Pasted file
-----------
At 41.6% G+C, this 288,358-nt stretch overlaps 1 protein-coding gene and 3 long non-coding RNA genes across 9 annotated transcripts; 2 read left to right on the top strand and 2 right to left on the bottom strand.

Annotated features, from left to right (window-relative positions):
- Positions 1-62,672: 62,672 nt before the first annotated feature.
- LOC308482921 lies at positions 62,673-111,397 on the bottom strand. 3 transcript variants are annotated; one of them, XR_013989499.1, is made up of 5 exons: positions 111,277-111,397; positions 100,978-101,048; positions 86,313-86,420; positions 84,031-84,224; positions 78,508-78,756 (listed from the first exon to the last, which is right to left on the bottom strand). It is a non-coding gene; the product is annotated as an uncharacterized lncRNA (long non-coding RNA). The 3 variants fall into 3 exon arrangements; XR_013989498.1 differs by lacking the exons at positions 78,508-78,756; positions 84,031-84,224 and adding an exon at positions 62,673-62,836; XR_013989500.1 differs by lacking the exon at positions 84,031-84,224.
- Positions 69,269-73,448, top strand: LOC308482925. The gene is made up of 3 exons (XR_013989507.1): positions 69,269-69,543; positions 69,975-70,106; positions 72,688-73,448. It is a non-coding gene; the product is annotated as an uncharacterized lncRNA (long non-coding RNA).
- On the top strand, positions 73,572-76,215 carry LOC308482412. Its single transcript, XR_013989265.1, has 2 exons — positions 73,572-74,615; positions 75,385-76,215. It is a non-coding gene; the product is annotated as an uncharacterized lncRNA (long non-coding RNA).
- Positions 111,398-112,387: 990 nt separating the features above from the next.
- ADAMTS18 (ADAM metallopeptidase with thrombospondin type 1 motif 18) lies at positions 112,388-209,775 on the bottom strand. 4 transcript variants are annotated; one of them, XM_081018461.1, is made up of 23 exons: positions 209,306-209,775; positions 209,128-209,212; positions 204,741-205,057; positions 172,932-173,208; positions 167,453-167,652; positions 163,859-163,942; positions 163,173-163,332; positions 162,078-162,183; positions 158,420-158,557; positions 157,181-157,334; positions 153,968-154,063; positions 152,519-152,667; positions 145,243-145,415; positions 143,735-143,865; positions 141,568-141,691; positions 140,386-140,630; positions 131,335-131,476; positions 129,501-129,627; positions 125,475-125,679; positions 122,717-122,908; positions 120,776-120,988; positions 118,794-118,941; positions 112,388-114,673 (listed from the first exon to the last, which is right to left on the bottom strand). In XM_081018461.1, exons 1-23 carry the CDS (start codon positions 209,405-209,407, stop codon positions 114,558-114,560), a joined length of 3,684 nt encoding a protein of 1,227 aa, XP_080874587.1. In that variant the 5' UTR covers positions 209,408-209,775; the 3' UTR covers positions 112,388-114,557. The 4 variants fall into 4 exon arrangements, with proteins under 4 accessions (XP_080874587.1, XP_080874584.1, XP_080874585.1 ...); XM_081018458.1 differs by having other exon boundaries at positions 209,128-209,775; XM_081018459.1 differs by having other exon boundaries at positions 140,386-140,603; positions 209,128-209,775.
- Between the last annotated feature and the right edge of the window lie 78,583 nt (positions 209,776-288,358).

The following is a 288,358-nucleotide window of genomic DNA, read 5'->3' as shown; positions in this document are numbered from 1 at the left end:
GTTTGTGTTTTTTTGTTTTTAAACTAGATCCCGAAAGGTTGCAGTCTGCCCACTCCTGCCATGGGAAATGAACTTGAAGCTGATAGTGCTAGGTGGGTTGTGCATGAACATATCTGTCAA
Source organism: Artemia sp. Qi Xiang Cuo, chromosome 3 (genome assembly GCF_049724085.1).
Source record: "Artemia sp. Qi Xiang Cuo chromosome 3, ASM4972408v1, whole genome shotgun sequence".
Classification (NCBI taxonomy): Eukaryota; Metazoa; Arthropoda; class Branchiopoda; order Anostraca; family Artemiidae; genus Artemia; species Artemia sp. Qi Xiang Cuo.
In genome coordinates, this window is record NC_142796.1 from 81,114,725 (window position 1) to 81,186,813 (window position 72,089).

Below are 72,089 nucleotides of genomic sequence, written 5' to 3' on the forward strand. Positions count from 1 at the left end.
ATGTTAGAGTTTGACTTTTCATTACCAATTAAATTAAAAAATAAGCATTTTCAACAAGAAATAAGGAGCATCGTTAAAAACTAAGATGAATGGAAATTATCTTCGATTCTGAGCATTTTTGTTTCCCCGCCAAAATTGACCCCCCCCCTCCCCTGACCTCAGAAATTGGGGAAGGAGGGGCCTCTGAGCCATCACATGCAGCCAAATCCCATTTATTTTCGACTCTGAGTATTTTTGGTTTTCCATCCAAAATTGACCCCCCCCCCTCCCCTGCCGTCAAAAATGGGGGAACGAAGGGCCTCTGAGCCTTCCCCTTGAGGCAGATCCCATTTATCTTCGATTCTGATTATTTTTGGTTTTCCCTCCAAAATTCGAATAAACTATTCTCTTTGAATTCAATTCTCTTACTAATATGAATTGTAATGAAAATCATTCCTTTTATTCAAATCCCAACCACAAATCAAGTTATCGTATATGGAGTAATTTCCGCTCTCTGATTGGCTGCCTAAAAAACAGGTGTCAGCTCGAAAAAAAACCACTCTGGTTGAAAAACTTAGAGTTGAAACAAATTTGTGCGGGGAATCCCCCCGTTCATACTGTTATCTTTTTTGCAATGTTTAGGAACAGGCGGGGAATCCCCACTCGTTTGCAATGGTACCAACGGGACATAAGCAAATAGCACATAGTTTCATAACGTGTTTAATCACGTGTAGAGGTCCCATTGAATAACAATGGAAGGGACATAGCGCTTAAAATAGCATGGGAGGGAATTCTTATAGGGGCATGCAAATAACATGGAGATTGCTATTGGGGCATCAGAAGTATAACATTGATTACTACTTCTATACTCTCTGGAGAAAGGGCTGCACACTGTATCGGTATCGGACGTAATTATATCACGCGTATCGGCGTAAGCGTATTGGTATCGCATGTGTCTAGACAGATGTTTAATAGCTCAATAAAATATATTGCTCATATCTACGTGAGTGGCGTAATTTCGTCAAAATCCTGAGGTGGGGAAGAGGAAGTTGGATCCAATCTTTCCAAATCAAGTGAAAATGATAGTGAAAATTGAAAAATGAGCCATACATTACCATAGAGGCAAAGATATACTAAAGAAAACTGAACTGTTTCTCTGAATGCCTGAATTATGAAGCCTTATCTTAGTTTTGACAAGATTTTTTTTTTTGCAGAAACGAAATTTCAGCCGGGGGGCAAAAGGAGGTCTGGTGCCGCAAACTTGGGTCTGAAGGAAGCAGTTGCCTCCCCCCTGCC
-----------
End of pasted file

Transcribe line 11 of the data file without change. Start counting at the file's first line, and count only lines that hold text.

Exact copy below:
GTTTGTGTTTTTTTGTTTTTAAACTAGATCCCGAAAGGTTGCAGTCTGCCCACTCCTGCCATGGGAAATGAACTTGAAGCTGATAGTGCTAGGTGGGTTGTGCATGAACATATCTGTCAA